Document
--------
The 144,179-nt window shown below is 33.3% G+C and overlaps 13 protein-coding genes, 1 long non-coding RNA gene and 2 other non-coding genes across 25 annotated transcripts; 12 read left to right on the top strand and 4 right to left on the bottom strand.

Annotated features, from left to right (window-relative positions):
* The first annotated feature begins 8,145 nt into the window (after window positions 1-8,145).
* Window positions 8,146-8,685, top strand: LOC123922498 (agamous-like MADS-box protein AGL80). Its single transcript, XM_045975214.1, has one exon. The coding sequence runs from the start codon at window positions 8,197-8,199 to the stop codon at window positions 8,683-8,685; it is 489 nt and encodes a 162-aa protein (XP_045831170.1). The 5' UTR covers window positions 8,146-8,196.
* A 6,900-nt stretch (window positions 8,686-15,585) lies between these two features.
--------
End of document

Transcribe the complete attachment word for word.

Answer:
The 144,179-nt window shown below is 33.3% G+C and overlaps 13 protein-coding genes, 1 long non-coding RNA gene and 2 other non-coding genes across 25 annotated transcripts; 12 read left to right on the top strand and 4 right to left on the bottom strand.

Annotated features, from left to right (window-relative positions):
* The first annotated feature begins 8,145 nt into the window (after window positions 1-8,145).
* Window positions 8,146-8,685, top strand: LOC123922498 (agamous-like MADS-box protein AGL80). Its single transcript, XM_045975214.1, has one exon. The coding sequence runs from the start codon at window positions 8,197-8,199 to the stop codon at window positions 8,683-8,685; it is 489 nt and encodes a 162-aa protein (XP_045831170.1). The 5' UTR covers window positions 8,146-8,196.
* A 6,900-nt stretch (window positions 8,686-15,585) lies between these two features.